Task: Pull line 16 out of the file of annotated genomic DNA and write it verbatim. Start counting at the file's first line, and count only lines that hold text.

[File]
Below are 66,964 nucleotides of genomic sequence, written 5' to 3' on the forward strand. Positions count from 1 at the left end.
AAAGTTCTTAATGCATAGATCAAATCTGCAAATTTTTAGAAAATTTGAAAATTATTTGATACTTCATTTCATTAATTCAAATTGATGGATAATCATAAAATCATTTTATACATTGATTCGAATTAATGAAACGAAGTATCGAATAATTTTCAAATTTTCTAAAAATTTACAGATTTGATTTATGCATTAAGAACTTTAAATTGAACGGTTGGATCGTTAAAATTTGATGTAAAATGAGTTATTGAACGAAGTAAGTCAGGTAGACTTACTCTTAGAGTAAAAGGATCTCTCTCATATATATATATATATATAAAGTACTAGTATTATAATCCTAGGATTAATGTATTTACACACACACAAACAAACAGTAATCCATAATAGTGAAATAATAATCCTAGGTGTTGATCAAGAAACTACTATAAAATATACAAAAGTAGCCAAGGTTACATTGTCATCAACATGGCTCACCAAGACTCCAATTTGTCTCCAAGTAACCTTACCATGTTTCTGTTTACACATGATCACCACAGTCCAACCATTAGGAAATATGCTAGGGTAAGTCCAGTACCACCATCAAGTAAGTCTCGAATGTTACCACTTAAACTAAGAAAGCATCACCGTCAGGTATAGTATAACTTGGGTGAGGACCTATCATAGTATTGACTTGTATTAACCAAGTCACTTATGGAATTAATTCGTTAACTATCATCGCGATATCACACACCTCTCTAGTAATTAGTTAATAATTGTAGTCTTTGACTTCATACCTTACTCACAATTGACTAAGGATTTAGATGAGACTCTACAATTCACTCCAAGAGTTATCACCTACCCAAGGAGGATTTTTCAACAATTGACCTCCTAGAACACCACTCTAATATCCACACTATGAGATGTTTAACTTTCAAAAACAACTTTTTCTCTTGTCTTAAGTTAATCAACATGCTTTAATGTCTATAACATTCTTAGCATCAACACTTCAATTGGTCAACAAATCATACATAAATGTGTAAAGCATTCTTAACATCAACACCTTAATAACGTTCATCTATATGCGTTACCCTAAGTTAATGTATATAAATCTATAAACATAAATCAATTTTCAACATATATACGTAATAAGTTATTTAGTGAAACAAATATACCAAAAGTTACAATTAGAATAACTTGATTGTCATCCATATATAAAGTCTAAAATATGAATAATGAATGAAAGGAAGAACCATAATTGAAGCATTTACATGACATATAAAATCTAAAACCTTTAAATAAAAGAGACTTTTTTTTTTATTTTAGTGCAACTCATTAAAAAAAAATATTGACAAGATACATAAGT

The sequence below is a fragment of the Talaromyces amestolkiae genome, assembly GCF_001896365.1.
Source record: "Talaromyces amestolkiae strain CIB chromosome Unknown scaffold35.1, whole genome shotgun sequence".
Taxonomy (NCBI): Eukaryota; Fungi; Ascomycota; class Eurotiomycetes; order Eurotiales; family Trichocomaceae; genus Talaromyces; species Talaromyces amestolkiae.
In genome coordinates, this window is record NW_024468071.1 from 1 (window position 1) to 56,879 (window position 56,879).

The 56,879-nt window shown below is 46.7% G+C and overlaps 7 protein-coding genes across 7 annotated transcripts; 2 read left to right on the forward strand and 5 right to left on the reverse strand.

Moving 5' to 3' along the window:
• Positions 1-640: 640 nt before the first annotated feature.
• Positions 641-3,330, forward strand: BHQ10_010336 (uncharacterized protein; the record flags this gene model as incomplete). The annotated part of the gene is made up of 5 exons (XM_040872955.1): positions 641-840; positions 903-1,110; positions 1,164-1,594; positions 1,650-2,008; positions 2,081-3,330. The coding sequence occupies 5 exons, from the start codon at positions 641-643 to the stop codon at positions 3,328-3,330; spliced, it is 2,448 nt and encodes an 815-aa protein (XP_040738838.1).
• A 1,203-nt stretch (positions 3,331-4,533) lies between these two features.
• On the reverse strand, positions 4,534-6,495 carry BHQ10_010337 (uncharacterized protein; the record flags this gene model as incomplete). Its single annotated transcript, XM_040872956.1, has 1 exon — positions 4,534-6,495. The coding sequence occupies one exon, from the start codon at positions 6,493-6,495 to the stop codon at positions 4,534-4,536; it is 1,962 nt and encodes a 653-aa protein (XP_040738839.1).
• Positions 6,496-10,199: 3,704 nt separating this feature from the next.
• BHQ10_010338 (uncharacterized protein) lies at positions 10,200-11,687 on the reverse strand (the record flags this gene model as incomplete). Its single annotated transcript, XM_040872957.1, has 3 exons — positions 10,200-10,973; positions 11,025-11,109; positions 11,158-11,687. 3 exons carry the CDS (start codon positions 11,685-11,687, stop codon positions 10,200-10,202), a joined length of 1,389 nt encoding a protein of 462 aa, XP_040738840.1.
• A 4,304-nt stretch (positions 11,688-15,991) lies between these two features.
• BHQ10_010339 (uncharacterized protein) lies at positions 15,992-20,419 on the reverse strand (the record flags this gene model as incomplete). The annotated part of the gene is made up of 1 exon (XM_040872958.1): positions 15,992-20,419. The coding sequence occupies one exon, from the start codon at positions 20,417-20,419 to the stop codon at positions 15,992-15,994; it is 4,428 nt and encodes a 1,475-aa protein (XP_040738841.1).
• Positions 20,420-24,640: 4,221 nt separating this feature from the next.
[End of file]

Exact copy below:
• BHQ10_010339 (uncharacterized protein) lies at positions 15,992-20,419 on the reverse strand (the record flags this gene model as incomplete). The annotated part of the gene is made up of 1 exon (XM_040872958.1): positions 15,992-20,419. The coding sequence occupies one exon, from the start codon at positions 20,417-20,419 to the stop codon at positions 15,992-15,994; it is 4,428 nt and encodes a 1,475-aa protein (XP_040738841.1).